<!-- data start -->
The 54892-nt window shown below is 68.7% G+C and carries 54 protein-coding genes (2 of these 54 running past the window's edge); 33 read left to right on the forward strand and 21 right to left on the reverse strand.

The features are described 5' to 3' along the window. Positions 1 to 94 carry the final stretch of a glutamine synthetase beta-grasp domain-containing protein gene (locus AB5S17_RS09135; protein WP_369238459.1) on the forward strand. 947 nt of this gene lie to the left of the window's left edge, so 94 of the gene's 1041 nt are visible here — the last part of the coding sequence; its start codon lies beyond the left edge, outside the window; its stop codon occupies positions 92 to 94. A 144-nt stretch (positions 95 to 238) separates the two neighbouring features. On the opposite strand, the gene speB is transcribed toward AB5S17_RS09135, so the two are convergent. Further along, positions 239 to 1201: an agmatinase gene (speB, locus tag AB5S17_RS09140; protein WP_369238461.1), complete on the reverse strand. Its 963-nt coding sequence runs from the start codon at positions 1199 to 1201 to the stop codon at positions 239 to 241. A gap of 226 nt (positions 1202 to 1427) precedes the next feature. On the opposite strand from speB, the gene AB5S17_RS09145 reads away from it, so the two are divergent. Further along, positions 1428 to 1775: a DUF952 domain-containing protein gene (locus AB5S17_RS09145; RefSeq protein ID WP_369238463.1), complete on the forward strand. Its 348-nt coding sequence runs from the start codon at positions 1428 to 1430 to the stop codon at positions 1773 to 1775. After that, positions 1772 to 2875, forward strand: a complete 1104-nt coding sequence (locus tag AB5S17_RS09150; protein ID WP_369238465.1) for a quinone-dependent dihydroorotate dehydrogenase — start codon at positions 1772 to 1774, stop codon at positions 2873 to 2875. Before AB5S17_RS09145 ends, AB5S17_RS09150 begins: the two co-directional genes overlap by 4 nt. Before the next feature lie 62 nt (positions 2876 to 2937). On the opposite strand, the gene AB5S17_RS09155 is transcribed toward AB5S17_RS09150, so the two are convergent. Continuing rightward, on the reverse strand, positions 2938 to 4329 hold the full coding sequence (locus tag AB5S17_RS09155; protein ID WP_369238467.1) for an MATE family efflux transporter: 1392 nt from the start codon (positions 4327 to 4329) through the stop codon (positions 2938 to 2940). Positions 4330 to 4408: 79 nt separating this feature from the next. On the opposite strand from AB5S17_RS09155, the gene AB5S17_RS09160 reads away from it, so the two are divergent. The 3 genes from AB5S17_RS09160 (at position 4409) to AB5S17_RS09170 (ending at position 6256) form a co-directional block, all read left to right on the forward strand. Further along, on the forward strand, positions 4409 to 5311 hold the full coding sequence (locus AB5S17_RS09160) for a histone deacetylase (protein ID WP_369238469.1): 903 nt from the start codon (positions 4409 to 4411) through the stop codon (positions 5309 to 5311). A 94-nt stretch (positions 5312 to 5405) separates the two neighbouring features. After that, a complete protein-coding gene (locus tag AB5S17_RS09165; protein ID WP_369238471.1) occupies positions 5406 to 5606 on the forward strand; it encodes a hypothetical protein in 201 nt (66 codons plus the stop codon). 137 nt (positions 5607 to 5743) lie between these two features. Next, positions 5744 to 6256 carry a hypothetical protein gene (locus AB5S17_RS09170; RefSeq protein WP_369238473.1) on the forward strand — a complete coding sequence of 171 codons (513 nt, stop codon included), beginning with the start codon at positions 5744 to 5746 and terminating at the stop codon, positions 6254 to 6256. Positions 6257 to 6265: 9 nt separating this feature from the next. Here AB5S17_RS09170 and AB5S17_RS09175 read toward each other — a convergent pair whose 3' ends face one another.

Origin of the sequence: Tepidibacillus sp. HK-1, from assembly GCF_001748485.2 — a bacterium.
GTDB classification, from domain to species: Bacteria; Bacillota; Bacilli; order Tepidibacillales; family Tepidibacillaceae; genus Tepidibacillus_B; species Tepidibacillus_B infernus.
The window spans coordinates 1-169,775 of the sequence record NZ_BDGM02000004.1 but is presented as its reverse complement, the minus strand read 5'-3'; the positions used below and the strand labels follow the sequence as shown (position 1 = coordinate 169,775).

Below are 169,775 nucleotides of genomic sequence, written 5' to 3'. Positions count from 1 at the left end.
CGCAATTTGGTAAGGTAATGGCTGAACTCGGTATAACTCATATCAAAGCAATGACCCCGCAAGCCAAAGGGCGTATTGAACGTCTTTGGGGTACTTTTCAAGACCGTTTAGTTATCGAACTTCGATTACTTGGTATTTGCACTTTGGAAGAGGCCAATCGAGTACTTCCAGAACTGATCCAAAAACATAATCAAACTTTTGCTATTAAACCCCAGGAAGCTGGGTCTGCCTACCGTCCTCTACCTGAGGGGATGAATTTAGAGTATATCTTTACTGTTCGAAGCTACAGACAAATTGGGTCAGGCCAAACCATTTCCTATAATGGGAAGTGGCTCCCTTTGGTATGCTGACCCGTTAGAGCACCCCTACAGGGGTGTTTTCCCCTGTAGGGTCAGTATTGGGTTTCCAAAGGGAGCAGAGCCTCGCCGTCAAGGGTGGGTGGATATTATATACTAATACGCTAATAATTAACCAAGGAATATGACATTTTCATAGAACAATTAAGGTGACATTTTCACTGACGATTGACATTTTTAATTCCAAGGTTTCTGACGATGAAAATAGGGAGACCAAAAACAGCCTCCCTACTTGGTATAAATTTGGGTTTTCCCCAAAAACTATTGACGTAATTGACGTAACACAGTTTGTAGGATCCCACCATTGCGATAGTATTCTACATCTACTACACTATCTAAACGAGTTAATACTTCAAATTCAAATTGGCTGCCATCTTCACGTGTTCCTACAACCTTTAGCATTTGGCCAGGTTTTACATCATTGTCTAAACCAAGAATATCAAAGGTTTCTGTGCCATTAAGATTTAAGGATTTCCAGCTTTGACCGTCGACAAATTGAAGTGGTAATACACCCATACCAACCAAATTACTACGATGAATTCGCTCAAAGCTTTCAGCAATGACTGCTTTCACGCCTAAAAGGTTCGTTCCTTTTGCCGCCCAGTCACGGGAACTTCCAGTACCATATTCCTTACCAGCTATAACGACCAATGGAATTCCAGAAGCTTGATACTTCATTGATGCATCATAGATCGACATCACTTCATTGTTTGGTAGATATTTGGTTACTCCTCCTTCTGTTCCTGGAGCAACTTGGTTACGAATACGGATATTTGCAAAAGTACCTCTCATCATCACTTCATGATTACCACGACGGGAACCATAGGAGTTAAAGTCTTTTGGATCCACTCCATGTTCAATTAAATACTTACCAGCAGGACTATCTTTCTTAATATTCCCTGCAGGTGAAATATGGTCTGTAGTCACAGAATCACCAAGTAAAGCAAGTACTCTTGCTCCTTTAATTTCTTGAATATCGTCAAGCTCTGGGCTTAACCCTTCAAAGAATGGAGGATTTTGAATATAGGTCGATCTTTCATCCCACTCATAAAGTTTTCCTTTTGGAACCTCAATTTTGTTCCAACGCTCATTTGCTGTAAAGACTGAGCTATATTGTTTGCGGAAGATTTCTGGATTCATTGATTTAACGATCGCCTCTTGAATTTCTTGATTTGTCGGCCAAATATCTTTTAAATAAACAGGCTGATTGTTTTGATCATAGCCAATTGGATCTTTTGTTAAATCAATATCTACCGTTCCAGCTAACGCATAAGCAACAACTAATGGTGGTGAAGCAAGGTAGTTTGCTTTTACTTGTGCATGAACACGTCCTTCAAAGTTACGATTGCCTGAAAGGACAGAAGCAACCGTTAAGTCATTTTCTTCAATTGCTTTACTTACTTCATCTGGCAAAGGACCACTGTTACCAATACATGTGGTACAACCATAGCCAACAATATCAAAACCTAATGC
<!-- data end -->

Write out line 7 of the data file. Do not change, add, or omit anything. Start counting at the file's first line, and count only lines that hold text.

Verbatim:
CGCAATTTGGTAAGGTAATGGCTGAACTCGGTATAACTCATATCAAAGCAATGACCCCGCAAGCCAAAGGGCGTATTGAACGTCTTTGGGGTACTTTTCAAGACCGTTTAGTTATCGAACTTCGATTACTTGGTATTTGCACTTTGGAAGAGGCCAATCGAGTACTTCCAGAACTGATCCAAAAACATAATCAAACTTTTGCTATTAAACCCCAGGAAGCTGGGTCTGCCTACCGTCCTCTACCTGAGGGGATGAATTTAGAGTATATCTTTACTGTTCGAAGCTACAGACAAATTGGGTCAGGCCAAACCATTTCCTATAATGGGAAGTGGCTCCCTTTGGTATGCTGACCCGTTAGAGCACCCCTACAGGGGTGTTTTCCCCTGTAGGGTCAGTATTGGGTTTCCAAAGGGAGCAGAGCCTCGCCGTCAAGGGTGGGTGGATATTATATACTAATACGCTAATAATTAACCAAGGAATATGACATTTTCATAGAACAATTAAGGTGACATTTTCACTGACGATTGACATTTTTAATTCCAAGGTTTCTGACGATGAAAATAGGGAGACCAAAAACAGCCTCCCTACTTGGTATAAATTTGGGTTTTCCCCAAAAACTATTGACGTAATTGACGTAACACAGTTTGTAGGATCCCACCATTGCGATAGTATTCTACATCTACTACACTATCTAAACGAGTTAATACTTCAAATTCAAATTGGCTGCCATCTTCACGTGTTCCTACAACCTTTAGCATTTGGCCAGGTTTTACATCATTGTCTAAACCAAGAATATCAAAGGTTTCTGTGCCATTAAGATTTAAGGATTTCCAGCTTTGACCGTCGACAAATTGAAGTGGTAATACACCCATACCAACCAAATTACTACGATGAATTCGCTCAAAGCTTTCAGCAATGACTGCTTTCACGCCTAAAAGGTTCGTTCCTTTTGCCGCCCAGTCACGGGAACTTCCAGTACCATATTCCTTACCAGCTATAACGACCAATGGAATTCCAGAAGCTTGATACTTCATTGATGCATCATAGATCGACATCACTTCATTGTTTGGTAGATATTTGGTTACTCCTCCTTCTGTTCCTGGAGCAACTTGGTTACGAATACGGATATTTGCAAAAGTACCTCTCATCATCACTTCATGATTACCACGACGGGAACCATAGGAGTTAAAGTCTTTTGGATCCACTCCATGTTCAATTAAATACTTACCAGCAGGACTATCTTTCTTAATATTCCCTGCAGGTGAAATATGGTCTGTAGTCACAGAATCACCAAGTAAAGCAAGTACTCTTGCTCCTTTAATTTCTTGAATATCGTCAAGCTCTGGGCTTAACCCTTCAAAGAATGGAGGATTTTGAATATAGGTCGATCTTTCATCCCACTCATAAAGTTTTCCTTTTGGAACCTCAATTTTGTTCCAACGCTCATTTGCTGTAAAGACTGAGCTATATTGTTTGCGGAAGATTTCTGGATTCATTGATTTAACGATCGCCTCTTGAATTTCTTGATTTGTCGGCCAAATATCTTTTAAATAAACAGGCTGATTGTTTTGATCATAGCCAATTGGATCTTTTGTTAAATCAATATCTACCGTTCCAGCTAACGCATAAGCAACAACTAATGGTGGTGAAGCAAGGTAGTTTGCTTTTACTTGTGCATGAACACGTCCTTCAAAGTTACGATTGCCTGAAAGGACAGAAGCAACCGTTAAGTCATTTTCTTCAATTGCTTTACTTACTTCATCTGGCAAAGGACCACTGTTACCAATACATGTGGTACAACCATAGCCAACAATATCAAAACCTAATGC